The Honolulu lawyer will not be available next week, so a group will represent itself

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By Timothy Hurley   October 12, 2016   STAR-ADVERTISER

The Honolulu lawyer will not be available next week, so a group will represent itself

The case against the Thirty Meter Telescope suffered a setback after the attorney representing the Mauna Kea Hui petitioners walked away a week before the contested case hearing is set to begin.

Honolulu attorney Richard Naiwieha Wurdeman formally withdrew as Mauna Kea Hui counsel on Monday, citing scheduling conflicts.
Wurdeman, who could not be reached Tuesday, previously said other legal cases he’s handling, including one on the mainland, were already scheduled for the month of October.

Hearings officer Riki May Amano declined to accommodate Wurdeman’s requests to delay the hearing, scheduled to begin at 9 a.m. Tuesday at the Grand Naniloa Hotel in Hilo.

One of Wurdeman’s clients, Kealoha Pisciotta, said the attorney had no other choice but to withdraw from the case. She accused Amano of being unfair.

“It doesn’t seem like our counsel’s schedule matters to her,” said Pisciotta, president of Mauna Kea Anaina Hou and longtime critic of astronomy on Hawaii’s tallest mountain. “We’re at a point where I cannot believe this is the type of treatment we are getting.”

While Amano could not be reached for comment, attorneys for the University of Hawaii at Hilo last month submitted a formal notice of opposition to any delay, saying the petitioners were put on notice as far back as July that the hearing would be scheduled for October.
“Yet, they inexplicably waited until the second week of September to alert the Hearings Officer that their counsel is unavailable for the month of October,” the objection says.

The UH-Hilo document said that the petitioners also failed to offer any formal proof of Wurdeman’s unavailability, as required by law.
Wurdeman, the head of a one-attorney law firm, previously suggested that the evidentiary hearing be scheduled after the holidays in January.
Pisciotta said Amano, the former Hawaii island Circuit Court judge, should be more accommodating. She said one of the major issues at hand is due process and the appearance of fairness, and that rushing things along is a violation of that.

“We are there because the (Hawaii) Supreme Court sent this case back. She’s defying them at this point,” she said.

The state Supreme Court ordered a new contested case hearing after ruling in December that the state Board of Land and Natural Resources made a due process error when it approved the project before conducting the 2011 contested case.

The high court said that the board, by formally approving the project first, failed to consider the evidence presented during the hearing.
The ruling capped a bad year for the cutting-edge Thirty Meter Telescope, billed as one of the largest and most powerful telescopes in the world. Scheduled to start construction in 2015 and become operational in 2024, the $1.4 billion project was blocked on several occasions by protesters who claim the mountain as sacred.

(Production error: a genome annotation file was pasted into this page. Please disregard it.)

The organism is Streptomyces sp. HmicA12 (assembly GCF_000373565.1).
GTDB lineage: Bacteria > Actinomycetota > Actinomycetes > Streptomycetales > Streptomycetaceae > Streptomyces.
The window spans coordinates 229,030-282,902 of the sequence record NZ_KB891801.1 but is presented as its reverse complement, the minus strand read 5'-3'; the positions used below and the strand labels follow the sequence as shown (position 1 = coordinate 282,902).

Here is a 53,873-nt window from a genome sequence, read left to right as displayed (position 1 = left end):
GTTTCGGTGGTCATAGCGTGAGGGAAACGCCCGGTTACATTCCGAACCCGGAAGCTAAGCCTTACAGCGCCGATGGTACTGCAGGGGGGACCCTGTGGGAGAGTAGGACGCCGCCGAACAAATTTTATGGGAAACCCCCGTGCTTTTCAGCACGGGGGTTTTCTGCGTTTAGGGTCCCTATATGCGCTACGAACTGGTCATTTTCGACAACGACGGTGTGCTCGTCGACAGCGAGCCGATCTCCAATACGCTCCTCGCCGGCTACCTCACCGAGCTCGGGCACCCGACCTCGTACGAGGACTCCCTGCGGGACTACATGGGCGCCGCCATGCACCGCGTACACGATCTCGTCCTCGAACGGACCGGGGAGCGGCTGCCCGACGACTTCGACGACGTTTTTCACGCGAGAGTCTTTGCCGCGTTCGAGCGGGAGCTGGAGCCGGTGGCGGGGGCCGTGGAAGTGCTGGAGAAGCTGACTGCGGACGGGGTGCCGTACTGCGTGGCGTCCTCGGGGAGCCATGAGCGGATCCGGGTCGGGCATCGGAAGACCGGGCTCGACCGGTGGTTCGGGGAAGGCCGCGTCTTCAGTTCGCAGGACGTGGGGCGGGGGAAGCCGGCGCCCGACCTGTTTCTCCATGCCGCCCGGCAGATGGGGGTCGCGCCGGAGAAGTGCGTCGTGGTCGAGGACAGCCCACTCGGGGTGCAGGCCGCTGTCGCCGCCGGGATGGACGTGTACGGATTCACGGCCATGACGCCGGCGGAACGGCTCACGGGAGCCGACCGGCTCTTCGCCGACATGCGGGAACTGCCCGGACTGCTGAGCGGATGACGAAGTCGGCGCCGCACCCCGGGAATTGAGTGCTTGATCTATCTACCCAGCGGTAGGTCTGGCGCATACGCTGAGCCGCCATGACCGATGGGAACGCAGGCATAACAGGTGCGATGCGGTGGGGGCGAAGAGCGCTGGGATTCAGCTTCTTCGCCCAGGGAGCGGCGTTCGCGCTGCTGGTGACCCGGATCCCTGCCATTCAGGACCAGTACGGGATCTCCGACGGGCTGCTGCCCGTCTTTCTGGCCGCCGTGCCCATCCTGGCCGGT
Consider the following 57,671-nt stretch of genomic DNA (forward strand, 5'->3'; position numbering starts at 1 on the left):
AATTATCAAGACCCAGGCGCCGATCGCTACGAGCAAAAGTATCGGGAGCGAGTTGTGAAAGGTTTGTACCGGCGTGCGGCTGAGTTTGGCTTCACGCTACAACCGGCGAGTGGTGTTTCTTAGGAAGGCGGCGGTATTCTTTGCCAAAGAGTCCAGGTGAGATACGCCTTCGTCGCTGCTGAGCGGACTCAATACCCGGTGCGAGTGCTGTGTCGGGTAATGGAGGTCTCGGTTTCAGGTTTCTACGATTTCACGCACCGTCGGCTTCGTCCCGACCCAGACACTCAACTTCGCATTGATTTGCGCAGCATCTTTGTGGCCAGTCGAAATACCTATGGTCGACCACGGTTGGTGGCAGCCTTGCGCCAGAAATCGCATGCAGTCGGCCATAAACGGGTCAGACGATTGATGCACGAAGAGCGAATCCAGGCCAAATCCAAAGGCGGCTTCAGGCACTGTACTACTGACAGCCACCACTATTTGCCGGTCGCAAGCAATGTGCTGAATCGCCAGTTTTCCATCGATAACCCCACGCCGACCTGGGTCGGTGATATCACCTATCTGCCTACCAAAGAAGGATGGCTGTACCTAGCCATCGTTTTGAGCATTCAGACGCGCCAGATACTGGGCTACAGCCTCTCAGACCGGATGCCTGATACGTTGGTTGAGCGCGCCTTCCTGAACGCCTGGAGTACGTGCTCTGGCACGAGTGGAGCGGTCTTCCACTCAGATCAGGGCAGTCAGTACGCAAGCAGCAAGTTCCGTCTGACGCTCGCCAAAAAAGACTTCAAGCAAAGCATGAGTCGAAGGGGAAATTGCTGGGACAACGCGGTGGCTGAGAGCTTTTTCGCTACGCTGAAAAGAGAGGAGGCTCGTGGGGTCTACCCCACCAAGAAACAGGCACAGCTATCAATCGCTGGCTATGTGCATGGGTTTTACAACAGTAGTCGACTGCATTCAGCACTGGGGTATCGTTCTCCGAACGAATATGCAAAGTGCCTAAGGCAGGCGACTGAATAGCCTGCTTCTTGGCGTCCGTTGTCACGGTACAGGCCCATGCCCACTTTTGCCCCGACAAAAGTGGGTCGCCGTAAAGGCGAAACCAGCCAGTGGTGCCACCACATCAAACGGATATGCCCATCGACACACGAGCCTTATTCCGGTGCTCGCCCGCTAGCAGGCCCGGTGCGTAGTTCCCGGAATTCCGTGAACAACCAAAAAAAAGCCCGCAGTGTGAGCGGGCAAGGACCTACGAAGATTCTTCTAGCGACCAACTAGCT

Pisciotta, a former telescope operator, said that with no funds to hire a backup attorney, the members of the group will forge ahead by representing themselves.

But, she said, they aren’t happy about it. While the members represented themselves at the initial hearing in 2011 and in opposition to previous Mauna Kea astronomy projects, they aren’t exactly prepared this time because they were relying on their attorney.
For Pisciotta, it is especially difficult, she said, because she’s in the throes of a political campaign, running for state House District No. 3 as the Green Party candidate.

She said it looks like her campaign will have to take a back seat.

“It’s making it very hard,” she said. “We’ll just do our best and hope everything is OK.”

The Mauna Kea Hui petitioners are Pisciotta, Clarence Ching, the Flores-Case Ohana, Deborah J. Ward, Paul Neves and KAHEA: The Hawaiian Environmental Alliance.

Honolulu attorney James Wright said that in nearly 30 years of law practice, he’s never seen a case where a judge or hearings officer refused to adjust for scheduling conflicts.

Wright represents TMT opponent and Campbell Estate heiress Abigail Kawananakoa in her June lawsuit against the state alleging that the Department of Land and Natural Resources withheld public information about the hiring of Amano as the hearings officer.

Wright said Tuesday it appears that rather than accommodating the petitioner’s schedule, Amano is going out of her way to meet TMT’s timeline.

After the project was thwarted by the Supreme Court in December, TMT officials announced that they would need a permit for construction on Mauna Kea by the end of this year or the beginning of next year — or they would take their telescope to another mountain.

TMT officials spent the summer evaluating potential backup sites atop peaks in India, Chile, Mexico and the Canary Islands.

Wright said Amano’s refusal to accommodate Wurdeman’s schedule and the attorney’s withdrawal from the case is going to make some people angry.

“This is rigged. You don’t do this. You simply don’t do this. It took the Supreme Court to force BLNR to have a fair hearing. And now Riki May Amano is making it a farce,” he said.

“Everything starts with the deadline imposed by the TMT,” Wright said, “and she’s serving up a decision in time for the Supreme Court to rubber-stamp it.”
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Clarification: This story has been updated to include attorney James Wright’s representation of Abigail Kawananakoa in a lawsuit related to TMT. An earlier version of this story and in Wednesday’s print edition did not include this information.